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Virginia Kids Doing Worse, State's Rankings Slip

Children of Virginia's working poor haven't benefited enough from the economic recovery, according to the latest Kids Count survey. Photo courtesy Pennsylvania Partnerships for Children.
Children of Virginia's working poor haven't benefited enough from the economic recovery, according to the latest Kids Count survey. Photo courtesy Pennsylvania Partnerships for Children.
July 21, 2015

RICHMOND, Va. – Children in Virginia are faring worse, and the state's ranking on key measures of caring for them has fallen, according to the latest Annie E. Casey Foundation KIDS COUNT report.

The annual survey found about 40,000 more Virginia children are living below the federal poverty line now than at the lowest ebb of the Great Recession.

Ted Groves, KIDS COUNT director with Voices for Virginia's Children, says one-third of families in the commonwealth are in poverty or near poverty, and too many have been left behind by the selective economic recovery.

"The rising tide of the economic recovery did not lift all boats," says Groves. "Rather, it left thousands of Virginians essentially shipwrecked. So for the first time in years, the overall well-being of Virginia's children has worsened."

Groves says by some measures, including education and the teen birth rate, the state is doing a little better, but there are factors that trap too many of the working poor. Groves says many working parents need child care to keep their jobs, but too often they are unable to afford it – thereby becoming further entrenched in the cycle of poverty.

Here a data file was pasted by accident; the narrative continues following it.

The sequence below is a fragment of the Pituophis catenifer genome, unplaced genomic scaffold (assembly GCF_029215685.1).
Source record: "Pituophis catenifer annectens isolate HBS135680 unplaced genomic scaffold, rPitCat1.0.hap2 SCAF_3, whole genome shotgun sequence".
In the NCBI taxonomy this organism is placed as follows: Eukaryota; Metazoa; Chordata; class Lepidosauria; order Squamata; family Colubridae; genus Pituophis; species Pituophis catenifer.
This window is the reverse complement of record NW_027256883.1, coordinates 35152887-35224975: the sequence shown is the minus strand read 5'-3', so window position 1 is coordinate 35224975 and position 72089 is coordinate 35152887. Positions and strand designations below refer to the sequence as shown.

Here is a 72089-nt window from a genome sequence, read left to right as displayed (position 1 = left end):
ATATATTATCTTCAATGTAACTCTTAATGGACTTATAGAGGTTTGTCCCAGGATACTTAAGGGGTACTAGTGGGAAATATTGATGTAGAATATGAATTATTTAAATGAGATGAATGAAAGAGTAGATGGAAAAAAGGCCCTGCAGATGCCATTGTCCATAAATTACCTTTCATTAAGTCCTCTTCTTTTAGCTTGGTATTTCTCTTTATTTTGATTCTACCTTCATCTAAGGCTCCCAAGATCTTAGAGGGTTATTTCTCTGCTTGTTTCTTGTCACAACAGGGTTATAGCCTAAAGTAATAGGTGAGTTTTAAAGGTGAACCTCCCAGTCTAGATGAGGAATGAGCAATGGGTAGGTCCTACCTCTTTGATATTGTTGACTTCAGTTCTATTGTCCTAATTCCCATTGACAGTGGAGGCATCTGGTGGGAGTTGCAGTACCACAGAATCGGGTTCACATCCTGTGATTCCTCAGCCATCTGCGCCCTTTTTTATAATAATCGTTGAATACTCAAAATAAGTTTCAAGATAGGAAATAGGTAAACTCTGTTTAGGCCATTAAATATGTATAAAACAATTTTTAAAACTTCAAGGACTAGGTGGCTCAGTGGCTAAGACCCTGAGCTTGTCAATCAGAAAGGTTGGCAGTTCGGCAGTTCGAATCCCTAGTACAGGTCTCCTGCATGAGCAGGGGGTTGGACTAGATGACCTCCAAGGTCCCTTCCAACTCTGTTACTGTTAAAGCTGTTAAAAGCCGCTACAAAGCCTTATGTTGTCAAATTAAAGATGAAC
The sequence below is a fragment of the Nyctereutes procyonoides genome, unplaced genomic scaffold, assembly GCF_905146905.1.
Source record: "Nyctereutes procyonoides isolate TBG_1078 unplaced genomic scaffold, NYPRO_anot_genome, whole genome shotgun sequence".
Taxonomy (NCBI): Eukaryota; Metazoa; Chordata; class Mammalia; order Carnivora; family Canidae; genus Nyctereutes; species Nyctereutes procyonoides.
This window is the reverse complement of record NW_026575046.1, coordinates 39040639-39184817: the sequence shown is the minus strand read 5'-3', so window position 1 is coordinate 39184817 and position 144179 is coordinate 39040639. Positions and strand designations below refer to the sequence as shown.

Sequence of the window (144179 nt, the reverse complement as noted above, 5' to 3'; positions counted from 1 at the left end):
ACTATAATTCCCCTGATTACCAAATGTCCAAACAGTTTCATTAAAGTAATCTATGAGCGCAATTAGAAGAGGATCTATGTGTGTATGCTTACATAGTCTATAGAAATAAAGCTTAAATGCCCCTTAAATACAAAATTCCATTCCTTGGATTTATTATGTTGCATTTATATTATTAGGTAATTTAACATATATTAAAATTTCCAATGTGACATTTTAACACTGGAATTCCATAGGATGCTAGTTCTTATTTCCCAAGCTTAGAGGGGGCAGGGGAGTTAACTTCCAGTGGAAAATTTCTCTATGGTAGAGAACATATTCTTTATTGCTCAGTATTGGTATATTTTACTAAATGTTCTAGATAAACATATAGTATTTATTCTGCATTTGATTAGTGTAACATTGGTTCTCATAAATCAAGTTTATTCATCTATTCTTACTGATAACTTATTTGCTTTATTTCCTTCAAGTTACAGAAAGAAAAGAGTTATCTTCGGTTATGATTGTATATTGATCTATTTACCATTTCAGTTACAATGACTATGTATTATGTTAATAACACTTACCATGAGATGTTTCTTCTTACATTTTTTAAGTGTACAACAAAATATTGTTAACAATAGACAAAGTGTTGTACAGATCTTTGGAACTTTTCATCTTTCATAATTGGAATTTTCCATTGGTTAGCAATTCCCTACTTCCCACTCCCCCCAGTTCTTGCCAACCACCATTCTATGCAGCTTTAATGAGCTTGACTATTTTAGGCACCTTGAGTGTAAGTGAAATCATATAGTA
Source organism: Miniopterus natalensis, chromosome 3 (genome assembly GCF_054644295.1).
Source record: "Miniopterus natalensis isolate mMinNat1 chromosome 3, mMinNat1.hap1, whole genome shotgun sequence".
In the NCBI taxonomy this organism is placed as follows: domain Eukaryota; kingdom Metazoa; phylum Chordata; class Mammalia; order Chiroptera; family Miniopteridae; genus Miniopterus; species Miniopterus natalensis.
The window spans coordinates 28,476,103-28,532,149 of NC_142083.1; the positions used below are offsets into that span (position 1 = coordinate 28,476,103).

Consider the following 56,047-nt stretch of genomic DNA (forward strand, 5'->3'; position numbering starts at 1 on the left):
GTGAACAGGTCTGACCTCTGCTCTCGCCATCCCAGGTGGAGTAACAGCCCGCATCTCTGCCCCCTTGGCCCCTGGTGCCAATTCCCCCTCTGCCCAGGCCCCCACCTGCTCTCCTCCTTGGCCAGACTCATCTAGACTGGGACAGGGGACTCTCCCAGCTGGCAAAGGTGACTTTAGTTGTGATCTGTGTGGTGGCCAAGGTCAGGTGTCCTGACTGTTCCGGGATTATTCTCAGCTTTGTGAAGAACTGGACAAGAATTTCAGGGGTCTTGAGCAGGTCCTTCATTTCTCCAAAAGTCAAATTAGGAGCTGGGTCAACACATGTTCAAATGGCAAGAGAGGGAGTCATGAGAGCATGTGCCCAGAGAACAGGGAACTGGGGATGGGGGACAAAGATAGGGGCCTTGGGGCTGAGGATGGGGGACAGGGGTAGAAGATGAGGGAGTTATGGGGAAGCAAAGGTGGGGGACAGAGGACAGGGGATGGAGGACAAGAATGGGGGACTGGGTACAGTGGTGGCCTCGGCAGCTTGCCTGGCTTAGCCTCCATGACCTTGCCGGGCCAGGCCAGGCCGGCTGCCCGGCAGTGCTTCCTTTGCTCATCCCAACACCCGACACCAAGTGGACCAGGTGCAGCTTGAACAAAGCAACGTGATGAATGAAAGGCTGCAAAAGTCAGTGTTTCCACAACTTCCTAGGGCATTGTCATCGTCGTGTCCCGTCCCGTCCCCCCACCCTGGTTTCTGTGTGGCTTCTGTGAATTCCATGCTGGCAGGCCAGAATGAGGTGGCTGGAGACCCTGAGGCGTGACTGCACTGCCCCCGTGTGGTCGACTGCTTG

"The cost is just out of reach for many one-income families," he says. "It's really challenging for single parents with children to be able to have a full-time job and be able to afford child care."

He says one simple thing the state could do is expand Medicaid under the Affordable Care Act. The Commonwealth Institute estimates about 200,000 Virginians now fall into what's known as a "coverage gap." Groves says those families could get much better healthcare access with expansion, which would help their children.

"A large number of working families just can't afford health insurance, and our experience is that if the parents have access to healthcare, then the children do as well," he says. "It's an issue of life or death for many families."

KIDS COUNT found one in six children lives in poverty in Virginia, and according to the survey the state's overall ranking has fallen from 11th to 14th in terms of how well children are doing.

Dan Heyman/Tommy Hough, Public News Service - VA